Kyle Redd
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That interview is really interesting, although I have to wonder how Perlman is going to successfully stiff the creditors by shuttering OnLive... only to turn around and start up a whole new company with the exact same mission

I'm not sure how California bankruptcy laws work but I can't imagine the creditors are going to just throw up their hands and walk away. Does anyone familiar with an ABC filing know how this new, smaller "OnLive" facsimile will be able to operate?

Joe Wreschnig
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This is what I guessed when I read the description of what happened.

Perpetual Entertainment did this same thing in 2007, to the confusion of most of their employees. I think it "worked" in the sense it got them some legal relief from creditors, but they never did ship a game. And it's super-shady.

Merc Hoffner
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Oh dear. I was really hoping this would work. Genuinely sending out love and commiserations here. :-(

I don't suppose the microconsole I picked up at the Eurogamer Expo will become a collectible?

Kyle Redd
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It will be for doorstop collectors.

Merc Hoffner
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It came with a spare HDMI cable :-s

David Pierre
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Did they run out of tachyons or something?

Merc Hoffner
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Did you ever hear about that plan the bankers had? They wanted to build co-ordinated particle accelerators and neutrino detectors on either side of the planet and encode financial data on neutrino bursts so that they could send signals through the earth's center and circumvent the latency introduced from bouncing signals around the horizon.

Paul Shirley
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Bizarre place to find it (Apple vs Samsung court report twitter feed!): there's a feeding frenzy underway to hire OnLive staff, 3 companies competing already. Good news for at least some of the staff.

If OnLive had any plans on opening a new company and hiring them back, that's not looking like a good plan right now, the talent won't be available by Monday night.

Nate Anonymous
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Nice to hear that this is starting a feeding frenzy for the talent.

Onlive was on the cutting edge of delivering cloud content and their Windows streaming services probably makes more business sense then trying to pump out next-gen gaming graphics, if they can get the pricing go-ahead from Microsoft.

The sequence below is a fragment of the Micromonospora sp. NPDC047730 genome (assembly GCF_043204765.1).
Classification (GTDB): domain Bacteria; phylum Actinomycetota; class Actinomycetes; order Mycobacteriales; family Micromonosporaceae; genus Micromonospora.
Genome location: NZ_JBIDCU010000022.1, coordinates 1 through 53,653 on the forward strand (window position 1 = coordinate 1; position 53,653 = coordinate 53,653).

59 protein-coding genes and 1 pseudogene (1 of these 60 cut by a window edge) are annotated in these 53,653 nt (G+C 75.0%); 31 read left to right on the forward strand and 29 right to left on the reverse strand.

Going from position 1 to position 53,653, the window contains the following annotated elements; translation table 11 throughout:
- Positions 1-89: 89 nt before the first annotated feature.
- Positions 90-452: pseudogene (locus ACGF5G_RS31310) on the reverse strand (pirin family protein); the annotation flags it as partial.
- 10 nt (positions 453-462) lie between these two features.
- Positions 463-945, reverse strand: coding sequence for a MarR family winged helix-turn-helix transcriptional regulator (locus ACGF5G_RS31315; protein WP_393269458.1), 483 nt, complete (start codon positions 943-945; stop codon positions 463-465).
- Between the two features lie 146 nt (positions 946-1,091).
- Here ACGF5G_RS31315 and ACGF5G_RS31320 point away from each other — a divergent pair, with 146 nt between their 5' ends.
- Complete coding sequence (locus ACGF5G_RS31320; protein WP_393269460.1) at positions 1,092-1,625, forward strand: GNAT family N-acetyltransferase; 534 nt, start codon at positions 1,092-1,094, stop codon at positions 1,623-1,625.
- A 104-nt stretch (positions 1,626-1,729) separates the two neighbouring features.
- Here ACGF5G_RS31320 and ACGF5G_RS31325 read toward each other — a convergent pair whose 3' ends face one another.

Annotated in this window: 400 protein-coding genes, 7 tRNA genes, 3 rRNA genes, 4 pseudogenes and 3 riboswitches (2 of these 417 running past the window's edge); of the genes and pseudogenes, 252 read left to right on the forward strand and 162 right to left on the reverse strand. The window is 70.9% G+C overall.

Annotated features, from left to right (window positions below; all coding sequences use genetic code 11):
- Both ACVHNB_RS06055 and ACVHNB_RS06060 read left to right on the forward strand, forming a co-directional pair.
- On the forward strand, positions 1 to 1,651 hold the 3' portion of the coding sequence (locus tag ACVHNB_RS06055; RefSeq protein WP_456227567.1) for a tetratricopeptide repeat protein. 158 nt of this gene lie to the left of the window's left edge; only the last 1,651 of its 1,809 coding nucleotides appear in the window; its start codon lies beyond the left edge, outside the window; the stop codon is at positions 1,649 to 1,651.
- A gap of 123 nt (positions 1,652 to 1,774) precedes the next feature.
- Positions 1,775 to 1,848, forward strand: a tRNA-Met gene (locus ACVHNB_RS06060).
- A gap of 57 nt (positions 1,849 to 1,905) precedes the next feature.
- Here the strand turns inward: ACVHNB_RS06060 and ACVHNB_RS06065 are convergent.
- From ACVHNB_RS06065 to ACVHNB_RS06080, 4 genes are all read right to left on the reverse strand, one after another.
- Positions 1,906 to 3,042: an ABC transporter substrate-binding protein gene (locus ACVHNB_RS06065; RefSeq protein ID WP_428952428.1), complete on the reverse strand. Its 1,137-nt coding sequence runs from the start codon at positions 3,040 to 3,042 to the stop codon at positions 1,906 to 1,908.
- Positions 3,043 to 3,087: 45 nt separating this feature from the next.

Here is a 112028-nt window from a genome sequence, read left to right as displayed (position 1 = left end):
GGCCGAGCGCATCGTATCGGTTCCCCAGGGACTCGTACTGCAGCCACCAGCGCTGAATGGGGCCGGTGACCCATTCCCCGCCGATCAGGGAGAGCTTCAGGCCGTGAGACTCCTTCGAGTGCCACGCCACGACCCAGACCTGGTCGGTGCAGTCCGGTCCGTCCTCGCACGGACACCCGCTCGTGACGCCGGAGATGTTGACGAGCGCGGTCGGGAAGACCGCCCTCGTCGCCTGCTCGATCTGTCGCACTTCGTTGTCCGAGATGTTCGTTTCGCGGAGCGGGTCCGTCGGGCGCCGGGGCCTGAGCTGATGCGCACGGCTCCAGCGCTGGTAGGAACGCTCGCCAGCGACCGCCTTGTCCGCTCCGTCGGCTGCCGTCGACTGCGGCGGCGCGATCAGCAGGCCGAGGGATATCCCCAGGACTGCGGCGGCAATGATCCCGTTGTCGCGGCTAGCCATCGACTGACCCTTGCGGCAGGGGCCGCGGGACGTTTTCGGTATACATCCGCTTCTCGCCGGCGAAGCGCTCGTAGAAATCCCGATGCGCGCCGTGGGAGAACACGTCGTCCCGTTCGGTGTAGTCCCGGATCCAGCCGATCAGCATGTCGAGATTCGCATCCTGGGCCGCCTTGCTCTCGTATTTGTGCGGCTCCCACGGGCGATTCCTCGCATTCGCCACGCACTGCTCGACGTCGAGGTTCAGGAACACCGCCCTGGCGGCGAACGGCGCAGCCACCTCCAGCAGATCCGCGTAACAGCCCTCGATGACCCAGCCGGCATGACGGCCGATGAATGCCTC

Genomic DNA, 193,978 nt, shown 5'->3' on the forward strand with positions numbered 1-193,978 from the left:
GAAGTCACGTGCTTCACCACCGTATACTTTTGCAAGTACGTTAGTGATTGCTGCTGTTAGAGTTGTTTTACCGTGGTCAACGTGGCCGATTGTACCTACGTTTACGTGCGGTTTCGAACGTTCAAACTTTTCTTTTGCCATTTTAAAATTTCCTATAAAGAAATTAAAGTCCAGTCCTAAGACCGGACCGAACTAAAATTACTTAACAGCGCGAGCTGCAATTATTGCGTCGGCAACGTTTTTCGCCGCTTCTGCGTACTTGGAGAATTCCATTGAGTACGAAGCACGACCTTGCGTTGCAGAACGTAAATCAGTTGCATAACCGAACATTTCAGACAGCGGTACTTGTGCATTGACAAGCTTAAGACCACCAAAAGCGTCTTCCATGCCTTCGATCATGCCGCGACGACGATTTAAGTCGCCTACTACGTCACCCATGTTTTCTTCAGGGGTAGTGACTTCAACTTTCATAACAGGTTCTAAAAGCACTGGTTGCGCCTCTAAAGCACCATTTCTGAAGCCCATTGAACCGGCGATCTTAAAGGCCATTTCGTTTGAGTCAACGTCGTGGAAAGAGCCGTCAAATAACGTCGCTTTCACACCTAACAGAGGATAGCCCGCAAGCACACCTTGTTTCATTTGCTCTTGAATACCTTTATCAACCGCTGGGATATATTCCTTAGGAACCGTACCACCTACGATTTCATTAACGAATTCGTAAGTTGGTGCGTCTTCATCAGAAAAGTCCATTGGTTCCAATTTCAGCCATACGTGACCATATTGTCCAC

If the company was being sold as an acquisition and used this tactic to strip the employees of equity, without being sure to retain the bulk of the engineering talent, it´s a very stupid move. Microsoft, HP, Apple, etc. don´t carry about Onlive´s patents, they probably have double or more equivalent patents since startups usually are slow to fill out their patent pool and everyone has been focusing on this area for years. The talent, however, has to be invaluable because Onlive was the furthest ahead at matching the rendering performance of a local computer/console.

Rey Samonte
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Hrm...I guess this concludes a very old discussion I had with someone years ago when OnLive was just about to be released. He was adamant that OnLive would replace consoles and create a universal platform.

I just wish everyone all the best who will be looking for new jobs. :(

Gern Blanston
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There is zero reason to think that this is a failure of cloud gaming. Anyone can run a business poorly, and no one here can say with any certainty what has led to this situation. I also see no reason to doubt the 'unknown, newly-formed' that will be taking the reigns.

In my opinion, cloud gaming didn't fail OnLive. The people running OnLive failed cloud gaming.

Nate Anonymous
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A lesson for everyone in the tech industry. If part of your compensation package is stock options, hire a lawyer to explain to you how they work, how long it takes for vesting, and what your options are in you end up working for another Zynga, Skype, or Onlive. A few hundred bucks could save you a boatload of money since more companies are treating options like monopoly money or frequent flier miles nowadays.